Figure 1

This figure illustrates the muscles of the body which are most often affected by LEMS.  The dark red colour indicates the muscle groups most often affected, the light red muscles less often affected and the pink areas indicate muscles which can be affected less commonly. 

The Symptoms of LEMS

The onset of LEMS is gradual and symptoms start with slowly progressive muscle weakness and fatigue; muscle aches and cramps are also frequent. The weakness commonly involves muscles of the hips and legs on both sides at the same time and can sometimes cause significant impairment of activities of daily living.

In contrast to Myasthenia-Gravis (MG), eye muscle impairment is rarely seen. Respiratory symptoms are also rare, but have been reported and shoulder muscles are less affected.

In patients with LEMS involuntary muscles can also be affected; these symptoms include dry mouth with metallic taste, constipation or erectile dysfunction.


Table 1: 
Comparing LEMS with Myasthenia-Gravis

"Living with Lambert-
Eaton Myasthenic Syndrome"

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Also available in German


Lambert Eaton Myasthenic Syndrome (LEMS) is an autoimmune neuromuscular disorder affecting the presynaptic neuromuscular junction.

LEMS is considered to be a rare autoimmune disease with the primary symptoms of muscle weakness. Muscle weakness in LEMS is caused by auto-antibodies to voltage gated calcium channels at the presynaptic side of the neuromuscular junction leading to a reduction in the amount of acetylcholine released from nerve terminals (See Diagrams on What Causes LEMS? page.)
Patients with LEMS typically present with fatigue, muscle pain and stiffness. The weakness is generally more marked in the lower extremity muscles, particularly of the legs and hip-girdle. See Figure 1
Other problems include reduced reflexes, drooping of the eyelids, facial weakness and problems with swallowing. Patients often report a dry mouth, impotence, and constipation.

Very rarely these problems can be life-threatening when the weakness involves respiratory muscles.

A diagnosis of LEMS is generally made on the basis of clinical symptoms, electromyographic (EMG) testing and the presence of auto-antibodies against voltage gated calcium channels.

LEMS is usually associated with an underlying disease; a cancer in about half of patients, the majority of whom have a "small cell" lung cancer (SCLC). In the remaining cases no cause is found and the disease is called non-paraneoplastic Lambert-Eaton Myasthenic Syndrome.

The diagnosis of LEMS may be missed or delayed. Patients may have had symptoms for many months before a LEMS diagnosis is made.
The main symptom of LEMS is muscle weakness, therefore patients typically have difficulty rising from a chair, climbing stairs and walking.

The neck and eye muscles are affected in about one quarter of cases of LEMS with symptoms including drooping eyelids, dry mouth, blurred vision and difficulty swallowing but usually not to the same extent or severity as found in Myasthenia-Gravis which is another neuromuscular disease. Differentiation between the two diseases may be difficult.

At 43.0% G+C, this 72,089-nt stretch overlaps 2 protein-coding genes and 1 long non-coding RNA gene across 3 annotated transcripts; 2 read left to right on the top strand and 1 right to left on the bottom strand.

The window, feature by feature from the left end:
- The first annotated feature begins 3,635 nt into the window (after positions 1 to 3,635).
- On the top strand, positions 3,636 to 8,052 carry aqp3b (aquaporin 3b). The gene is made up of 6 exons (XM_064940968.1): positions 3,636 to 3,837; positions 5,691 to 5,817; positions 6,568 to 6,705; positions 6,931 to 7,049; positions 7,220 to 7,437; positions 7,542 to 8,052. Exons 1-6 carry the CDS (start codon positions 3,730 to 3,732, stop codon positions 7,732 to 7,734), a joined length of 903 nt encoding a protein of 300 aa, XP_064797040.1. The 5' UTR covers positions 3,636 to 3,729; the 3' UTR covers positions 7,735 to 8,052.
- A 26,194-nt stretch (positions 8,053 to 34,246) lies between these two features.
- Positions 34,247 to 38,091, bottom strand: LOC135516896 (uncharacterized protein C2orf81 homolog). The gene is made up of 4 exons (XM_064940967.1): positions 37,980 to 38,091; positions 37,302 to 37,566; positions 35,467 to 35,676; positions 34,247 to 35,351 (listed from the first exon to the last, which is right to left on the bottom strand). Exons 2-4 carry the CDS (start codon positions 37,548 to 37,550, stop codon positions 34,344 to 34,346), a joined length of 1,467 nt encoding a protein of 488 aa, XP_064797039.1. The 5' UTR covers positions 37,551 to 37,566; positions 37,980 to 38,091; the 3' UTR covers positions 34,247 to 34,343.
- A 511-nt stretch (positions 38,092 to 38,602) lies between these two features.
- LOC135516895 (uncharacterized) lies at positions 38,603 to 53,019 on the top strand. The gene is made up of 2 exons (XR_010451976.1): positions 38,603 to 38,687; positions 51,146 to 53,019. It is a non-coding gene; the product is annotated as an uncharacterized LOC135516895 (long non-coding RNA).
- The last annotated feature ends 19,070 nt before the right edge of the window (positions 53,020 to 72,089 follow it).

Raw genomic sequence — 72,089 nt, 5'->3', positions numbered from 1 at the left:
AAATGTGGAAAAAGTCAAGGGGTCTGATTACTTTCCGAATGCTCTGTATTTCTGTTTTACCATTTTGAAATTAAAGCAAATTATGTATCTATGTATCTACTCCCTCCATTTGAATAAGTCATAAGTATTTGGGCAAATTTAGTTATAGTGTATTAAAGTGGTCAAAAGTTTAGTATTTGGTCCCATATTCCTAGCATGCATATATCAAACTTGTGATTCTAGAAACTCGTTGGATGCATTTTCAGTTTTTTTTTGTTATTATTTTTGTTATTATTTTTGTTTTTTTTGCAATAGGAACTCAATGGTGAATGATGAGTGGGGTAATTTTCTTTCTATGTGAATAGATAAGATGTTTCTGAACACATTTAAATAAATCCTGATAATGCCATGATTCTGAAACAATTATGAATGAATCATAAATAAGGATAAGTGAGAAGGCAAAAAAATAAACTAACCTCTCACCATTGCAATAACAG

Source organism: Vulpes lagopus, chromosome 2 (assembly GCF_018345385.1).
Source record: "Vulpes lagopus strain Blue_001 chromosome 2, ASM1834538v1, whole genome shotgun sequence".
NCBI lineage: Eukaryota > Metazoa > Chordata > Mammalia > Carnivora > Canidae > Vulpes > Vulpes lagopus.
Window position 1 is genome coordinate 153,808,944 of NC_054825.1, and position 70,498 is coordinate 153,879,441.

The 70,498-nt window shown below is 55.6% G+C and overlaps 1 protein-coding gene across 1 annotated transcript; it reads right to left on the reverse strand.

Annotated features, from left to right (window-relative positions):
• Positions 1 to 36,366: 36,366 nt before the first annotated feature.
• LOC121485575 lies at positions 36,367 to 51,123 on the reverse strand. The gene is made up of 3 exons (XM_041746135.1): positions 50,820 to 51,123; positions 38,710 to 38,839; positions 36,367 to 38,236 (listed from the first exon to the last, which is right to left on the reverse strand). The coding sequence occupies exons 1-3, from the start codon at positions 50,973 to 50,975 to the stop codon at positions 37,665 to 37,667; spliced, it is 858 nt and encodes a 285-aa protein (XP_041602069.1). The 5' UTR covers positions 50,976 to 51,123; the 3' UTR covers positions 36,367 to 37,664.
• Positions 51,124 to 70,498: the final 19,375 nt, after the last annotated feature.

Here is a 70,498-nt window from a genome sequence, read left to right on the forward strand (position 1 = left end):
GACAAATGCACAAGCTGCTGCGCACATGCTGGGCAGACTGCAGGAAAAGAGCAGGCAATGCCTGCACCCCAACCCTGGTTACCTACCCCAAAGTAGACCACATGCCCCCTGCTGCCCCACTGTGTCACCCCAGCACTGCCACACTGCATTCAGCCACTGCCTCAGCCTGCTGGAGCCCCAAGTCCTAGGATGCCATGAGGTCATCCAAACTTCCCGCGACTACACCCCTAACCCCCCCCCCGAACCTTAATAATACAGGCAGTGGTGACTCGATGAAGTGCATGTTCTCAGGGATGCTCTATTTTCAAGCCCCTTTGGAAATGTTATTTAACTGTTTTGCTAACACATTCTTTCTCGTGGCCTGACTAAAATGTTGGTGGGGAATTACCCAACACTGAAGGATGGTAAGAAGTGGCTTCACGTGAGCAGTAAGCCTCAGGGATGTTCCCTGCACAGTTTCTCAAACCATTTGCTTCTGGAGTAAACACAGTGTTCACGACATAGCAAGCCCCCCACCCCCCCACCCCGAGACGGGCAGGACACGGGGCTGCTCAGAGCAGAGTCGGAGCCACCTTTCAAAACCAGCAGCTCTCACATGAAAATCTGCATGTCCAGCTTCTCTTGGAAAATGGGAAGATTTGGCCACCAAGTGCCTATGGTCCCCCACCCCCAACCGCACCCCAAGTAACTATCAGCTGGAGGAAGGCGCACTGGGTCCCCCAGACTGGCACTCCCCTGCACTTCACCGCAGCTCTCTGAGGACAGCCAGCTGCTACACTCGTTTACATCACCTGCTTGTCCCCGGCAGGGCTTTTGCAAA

Initial strength improvement after exercise is common in LEMS. This also can occur in patients with Myasthenia-Gravis. However, repeated testing of many separate muscle groups may differentiate the two diseases. Many patients have some degree of autonomic dysfunction, usually characterised by dry mouth. This may be the initial presenting symptom.

Myasthenia-Gravis is similar to LEMS and Congenital Myasthenic Syndrome. In all of these the main problem is painless weakness of voluntary muscle caused by disruptions in nerve to muscle impulses.
The most common is Myasthenia-Gravis, sometimes called MG.

LEMS is at least ten times less common than MG. Although muscle weakness is the main problem, it fluctuates less than in MG. Whereas MG particularly affects the eye, face, neck and chest movements, LEMS show a more bottom-up pattern, the legs feel heavy initially and upper body symptoms around the arms and face follow later. Very often there are also problems with ‘automatic’ bodily functions. See Table 1
Congenital Myasthenic Syndrome is an inherited disorder rather than an autoimmune disorder. It therefore mainly affects children and symptoms can include severe muscle weakness, feeding and respiratory problems, and delays in the ability to sit, crawl and walk. This is a rare condition.

LEMS is considered a neurologic disorder and it has two forms. As described above, about half of people have a cancer, the majority of whom have a "small cell" lung cancer (SCLC), which mainly happens in people who smoke. This LEMS usually starts after age 50. This form of LEMS is referred to as paraneoplastic.
In other people, there is no tumour and this type of LEMS usually starts after the age of 40 but it can start in children under the age of 10. This is called non-paraneoplastic LEMS.

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